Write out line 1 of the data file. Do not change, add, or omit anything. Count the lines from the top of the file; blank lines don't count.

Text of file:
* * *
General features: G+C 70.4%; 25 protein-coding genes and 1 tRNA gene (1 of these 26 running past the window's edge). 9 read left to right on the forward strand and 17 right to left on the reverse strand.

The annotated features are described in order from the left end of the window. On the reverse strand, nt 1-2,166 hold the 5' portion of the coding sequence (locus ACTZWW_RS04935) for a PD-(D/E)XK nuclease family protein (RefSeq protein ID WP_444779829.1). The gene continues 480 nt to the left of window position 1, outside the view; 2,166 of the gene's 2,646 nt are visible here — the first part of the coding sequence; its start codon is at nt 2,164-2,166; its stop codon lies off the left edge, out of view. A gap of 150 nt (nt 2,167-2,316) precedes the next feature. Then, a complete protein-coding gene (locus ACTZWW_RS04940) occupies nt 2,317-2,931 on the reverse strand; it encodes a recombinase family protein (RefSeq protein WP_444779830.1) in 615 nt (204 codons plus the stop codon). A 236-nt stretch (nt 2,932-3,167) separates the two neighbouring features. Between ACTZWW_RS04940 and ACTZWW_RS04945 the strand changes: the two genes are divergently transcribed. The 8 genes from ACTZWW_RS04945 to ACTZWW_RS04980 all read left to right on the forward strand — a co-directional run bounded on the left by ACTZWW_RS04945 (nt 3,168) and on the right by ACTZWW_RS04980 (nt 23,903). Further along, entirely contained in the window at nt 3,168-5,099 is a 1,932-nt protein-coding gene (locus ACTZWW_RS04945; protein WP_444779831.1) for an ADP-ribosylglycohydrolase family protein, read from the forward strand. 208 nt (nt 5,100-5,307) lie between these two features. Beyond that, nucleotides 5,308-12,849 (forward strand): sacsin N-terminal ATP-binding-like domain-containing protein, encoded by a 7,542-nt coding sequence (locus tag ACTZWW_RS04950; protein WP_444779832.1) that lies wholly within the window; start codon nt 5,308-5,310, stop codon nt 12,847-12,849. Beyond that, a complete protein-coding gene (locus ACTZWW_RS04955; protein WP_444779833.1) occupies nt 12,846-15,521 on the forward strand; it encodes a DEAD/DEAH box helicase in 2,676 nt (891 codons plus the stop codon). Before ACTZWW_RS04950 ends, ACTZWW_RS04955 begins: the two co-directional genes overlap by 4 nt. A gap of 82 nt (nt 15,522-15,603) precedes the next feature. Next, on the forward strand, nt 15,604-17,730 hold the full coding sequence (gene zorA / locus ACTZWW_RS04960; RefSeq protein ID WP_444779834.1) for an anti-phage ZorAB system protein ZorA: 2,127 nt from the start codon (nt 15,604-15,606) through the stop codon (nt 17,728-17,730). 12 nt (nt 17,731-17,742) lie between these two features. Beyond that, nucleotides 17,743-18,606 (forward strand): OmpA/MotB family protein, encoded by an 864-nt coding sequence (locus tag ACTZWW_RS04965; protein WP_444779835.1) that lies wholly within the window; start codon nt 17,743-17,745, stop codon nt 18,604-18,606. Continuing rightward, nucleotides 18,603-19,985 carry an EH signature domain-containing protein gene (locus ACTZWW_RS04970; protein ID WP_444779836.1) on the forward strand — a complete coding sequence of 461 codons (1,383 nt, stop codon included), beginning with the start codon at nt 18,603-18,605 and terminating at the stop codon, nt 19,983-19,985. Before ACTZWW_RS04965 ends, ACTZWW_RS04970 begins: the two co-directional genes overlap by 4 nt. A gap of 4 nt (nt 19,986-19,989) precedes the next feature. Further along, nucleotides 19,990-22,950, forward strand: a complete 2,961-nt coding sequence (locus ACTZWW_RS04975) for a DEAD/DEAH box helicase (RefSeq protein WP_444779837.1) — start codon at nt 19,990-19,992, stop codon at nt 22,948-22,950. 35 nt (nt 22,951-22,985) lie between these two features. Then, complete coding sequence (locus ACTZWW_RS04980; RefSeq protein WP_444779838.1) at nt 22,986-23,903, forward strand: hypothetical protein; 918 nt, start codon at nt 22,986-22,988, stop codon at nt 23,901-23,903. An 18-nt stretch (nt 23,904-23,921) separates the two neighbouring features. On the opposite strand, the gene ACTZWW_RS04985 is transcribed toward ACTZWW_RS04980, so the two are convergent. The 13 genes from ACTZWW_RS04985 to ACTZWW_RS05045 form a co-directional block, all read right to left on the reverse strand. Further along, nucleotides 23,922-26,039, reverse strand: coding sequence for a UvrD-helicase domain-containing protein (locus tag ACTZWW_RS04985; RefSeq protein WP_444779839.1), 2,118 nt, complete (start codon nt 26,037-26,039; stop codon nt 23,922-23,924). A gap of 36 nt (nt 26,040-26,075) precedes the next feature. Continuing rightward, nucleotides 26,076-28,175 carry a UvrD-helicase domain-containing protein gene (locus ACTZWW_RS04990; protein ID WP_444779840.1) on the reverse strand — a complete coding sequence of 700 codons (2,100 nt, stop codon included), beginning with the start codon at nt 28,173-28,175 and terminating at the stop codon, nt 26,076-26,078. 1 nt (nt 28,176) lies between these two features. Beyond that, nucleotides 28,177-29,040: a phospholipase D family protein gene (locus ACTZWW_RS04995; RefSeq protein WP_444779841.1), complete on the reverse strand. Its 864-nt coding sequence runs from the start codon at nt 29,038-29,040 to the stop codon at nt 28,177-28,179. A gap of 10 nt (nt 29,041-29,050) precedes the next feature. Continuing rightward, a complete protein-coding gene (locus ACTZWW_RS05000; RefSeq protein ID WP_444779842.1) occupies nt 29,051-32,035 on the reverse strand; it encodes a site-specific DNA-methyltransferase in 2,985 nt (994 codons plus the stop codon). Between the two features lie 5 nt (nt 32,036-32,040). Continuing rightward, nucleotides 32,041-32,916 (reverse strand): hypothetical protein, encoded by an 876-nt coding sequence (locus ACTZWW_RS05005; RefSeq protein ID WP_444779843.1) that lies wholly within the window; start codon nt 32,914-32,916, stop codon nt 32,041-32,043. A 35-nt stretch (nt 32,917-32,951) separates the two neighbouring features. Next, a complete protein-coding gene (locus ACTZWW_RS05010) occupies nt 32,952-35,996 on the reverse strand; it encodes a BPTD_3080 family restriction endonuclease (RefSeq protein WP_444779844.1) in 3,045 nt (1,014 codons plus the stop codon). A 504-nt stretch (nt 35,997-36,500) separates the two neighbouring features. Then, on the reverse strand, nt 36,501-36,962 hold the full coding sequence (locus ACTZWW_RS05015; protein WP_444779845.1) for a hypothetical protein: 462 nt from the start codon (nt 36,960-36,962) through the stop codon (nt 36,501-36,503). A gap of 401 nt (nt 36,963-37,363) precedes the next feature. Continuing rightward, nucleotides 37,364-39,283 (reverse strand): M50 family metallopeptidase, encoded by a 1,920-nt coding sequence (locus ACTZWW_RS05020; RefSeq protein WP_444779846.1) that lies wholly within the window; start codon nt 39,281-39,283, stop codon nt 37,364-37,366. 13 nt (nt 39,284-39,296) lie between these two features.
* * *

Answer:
General features: G+C 70.4%; 25 protein-coding genes and 1 tRNA gene (1 of these 26 running past the window's edge). 9 read left to right on the forward strand and 17 right to left on the reverse strand.